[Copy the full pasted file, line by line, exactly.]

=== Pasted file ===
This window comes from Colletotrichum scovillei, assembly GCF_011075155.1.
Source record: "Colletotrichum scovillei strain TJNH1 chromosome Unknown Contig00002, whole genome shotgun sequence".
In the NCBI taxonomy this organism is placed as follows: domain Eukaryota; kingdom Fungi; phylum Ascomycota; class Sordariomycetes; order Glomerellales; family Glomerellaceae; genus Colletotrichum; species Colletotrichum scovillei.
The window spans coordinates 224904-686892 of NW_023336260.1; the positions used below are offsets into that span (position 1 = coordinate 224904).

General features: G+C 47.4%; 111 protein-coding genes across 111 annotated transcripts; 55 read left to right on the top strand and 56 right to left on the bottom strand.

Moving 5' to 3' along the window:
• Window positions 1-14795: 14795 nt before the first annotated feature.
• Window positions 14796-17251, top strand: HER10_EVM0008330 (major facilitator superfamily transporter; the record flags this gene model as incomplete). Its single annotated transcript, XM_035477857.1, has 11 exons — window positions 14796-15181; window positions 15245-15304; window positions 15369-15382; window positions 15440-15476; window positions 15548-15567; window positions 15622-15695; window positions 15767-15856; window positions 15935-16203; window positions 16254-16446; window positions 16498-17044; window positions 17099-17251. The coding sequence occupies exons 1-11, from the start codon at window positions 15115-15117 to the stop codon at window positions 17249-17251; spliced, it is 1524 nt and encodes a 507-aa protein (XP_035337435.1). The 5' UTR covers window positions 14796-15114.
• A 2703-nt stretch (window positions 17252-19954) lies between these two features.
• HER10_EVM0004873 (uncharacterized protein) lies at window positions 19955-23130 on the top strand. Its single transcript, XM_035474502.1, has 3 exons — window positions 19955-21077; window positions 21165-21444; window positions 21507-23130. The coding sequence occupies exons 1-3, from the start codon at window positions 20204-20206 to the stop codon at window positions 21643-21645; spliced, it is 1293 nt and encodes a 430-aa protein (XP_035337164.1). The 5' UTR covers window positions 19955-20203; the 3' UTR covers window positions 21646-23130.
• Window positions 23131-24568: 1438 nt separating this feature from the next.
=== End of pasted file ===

This window comes from Colletotrichum scovillei, assembly GCF_011075155.1.
Source record: "Colletotrichum scovillei strain TJNH1 chromosome Unknown Contig00002, whole genome shotgun sequence".
In the NCBI taxonomy this organism is placed as follows: domain Eukaryota; kingdom Fungi; phylum Ascomycota; class Sordariomycetes; order Glomerellales; family Glomerellaceae; genus Colletotrichum; species Colletotrichum scovillei.
The window spans coordinates 224904-686892 of NW_023336260.1; the positions used below are offsets into that span (position 1 = coordinate 224904).

General features: G+C 47.4%; 111 protein-coding genes across 111 annotated transcripts; 55 read left to right on the top strand and 56 right to left on the bottom strand.

Moving 5' to 3' along the window:
• Window positions 1-14795: 14795 nt before the first annotated feature.
• Window positions 14796-17251, top strand: HER10_EVM0008330 (major facilitator superfamily transporter; the record flags this gene model as incomplete). Its single annotated transcript, XM_035477857.1, has 11 exons — window positions 14796-15181; window positions 15245-15304; window positions 15369-15382; window positions 15440-15476; window positions 15548-15567; window positions 15622-15695; window positions 15767-15856; window positions 15935-16203; window positions 16254-16446; window positions 16498-17044; window positions 17099-17251. The coding sequence occupies exons 1-11, from the start codon at window positions 15115-15117 to the stop codon at window positions 17249-17251; spliced, it is 1524 nt and encodes a 507-aa protein (XP_035337435.1). The 5' UTR covers window positions 14796-15114.
• A 2703-nt stretch (window positions 17252-19954) lies between these two features.
• HER10_EVM0004873 (uncharacterized protein) lies at window positions 19955-23130 on the top strand. Its single transcript, XM_035474502.1, has 3 exons — window positions 19955-21077; window positions 21165-21444; window positions 21507-23130. The coding sequence occupies exons 1-3, from the start codon at window positions 20204-20206 to the stop codon at window positions 21643-21645; spliced, it is 1293 nt and encodes a 430-aa protein (XP_035337164.1). The 5' UTR covers window positions 19955-20203; the 3' UTR covers window positions 21646-23130.
• Window positions 23131-24568: 1438 nt separating this feature from the next.